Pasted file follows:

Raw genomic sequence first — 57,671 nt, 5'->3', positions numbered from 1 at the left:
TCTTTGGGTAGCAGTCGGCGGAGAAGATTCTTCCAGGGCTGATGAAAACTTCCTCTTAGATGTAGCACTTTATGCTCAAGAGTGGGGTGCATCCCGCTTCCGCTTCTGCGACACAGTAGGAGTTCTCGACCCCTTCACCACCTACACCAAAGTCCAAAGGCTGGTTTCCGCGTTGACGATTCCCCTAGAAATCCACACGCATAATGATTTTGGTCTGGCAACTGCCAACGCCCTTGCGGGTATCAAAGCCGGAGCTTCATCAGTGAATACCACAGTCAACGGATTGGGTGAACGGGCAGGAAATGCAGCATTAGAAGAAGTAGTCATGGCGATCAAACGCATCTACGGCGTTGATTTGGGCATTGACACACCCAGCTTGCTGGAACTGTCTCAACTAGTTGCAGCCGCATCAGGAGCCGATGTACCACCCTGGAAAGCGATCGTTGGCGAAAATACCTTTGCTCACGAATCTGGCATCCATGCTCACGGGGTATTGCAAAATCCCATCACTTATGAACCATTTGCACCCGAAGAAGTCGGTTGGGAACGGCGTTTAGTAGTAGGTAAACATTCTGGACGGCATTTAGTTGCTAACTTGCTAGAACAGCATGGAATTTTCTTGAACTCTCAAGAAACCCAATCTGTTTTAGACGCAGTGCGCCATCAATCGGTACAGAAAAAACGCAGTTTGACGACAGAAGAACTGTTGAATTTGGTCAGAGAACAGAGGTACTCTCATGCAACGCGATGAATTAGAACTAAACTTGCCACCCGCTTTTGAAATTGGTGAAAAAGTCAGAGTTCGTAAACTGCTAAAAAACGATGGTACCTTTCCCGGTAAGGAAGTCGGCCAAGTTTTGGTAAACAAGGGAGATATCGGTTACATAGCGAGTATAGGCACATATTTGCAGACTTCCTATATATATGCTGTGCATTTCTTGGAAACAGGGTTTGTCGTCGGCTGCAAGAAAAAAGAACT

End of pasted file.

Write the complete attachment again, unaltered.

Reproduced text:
Raw genomic sequence first — 57,671 nt, 5'->3', positions numbered from 1 at the left:
TCTTTGGGTAGCAGTCGGCGGAGAAGATTCTTCCAGGGCTGATGAAAACTTCCTCTTAGATGTAGCACTTTATGCTCAAGAGTGGGGTGCATCCCGCTTCCGCTTCTGCGACACAGTAGGAGTTCTCGACCCCTTCACCACCTACACCAAAGTCCAAAGGCTGGTTTCCGCGTTGACGATTCCCCTAGAAATCCACACGCATAATGATTTTGGTCTGGCAACTGCCAACGCCCTTGCGGGTATCAAAGCCGGAGCTTCATCAGTGAATACCACAGTCAACGGATTGGGTGAACGGGCAGGAAATGCAGCATTAGAAGAAGTAGTCATGGCGATCAAACGCATCTACGGCGTTGATTTGGGCATTGACACACCCAGCTTGCTGGAACTGTCTCAACTAGTTGCAGCCGCATCAGGAGCCGATGTACCACCCTGGAAAGCGATCGTTGGCGAAAATACCTTTGCTCACGAATCTGGCATCCATGCTCACGGGGTATTGCAAAATCCCATCACTTATGAACCATTTGCACCCGAAGAAGTCGGTTGGGAACGGCGTTTAGTAGTAGGTAAACATTCTGGACGGCATTTAGTTGCTAACTTGCTAGAACAGCATGGAATTTTCTTGAACTCTCAAGAAACCCAATCTGTTTTAGACGCAGTGCGCCATCAATCGGTACAGAAAAAACGCAGTTTGACGACAGAAGAACTGTTGAATTTGGTCAGAGAACAGAGGTACTCTCATGCAACGCGATGAATTAGAACTAAACTTGCCACCCGCTTTTGAAATTGGTGAAAAAGTCAGAGTTCGTAAACTGCTAAAAAACGATGGTACCTTTCCCGGTAAGGAAGTCGGCCAAGTTTTGGTAAACAAGGGAGATATCGGTTACATAGCGAGTATAGGCACATATTTGCAGACTTCCTATATATATGCTGTGCATTTCTTGGAAACAGGGTTTGTCGTCGGCTGCAAGAAAAAAGAACT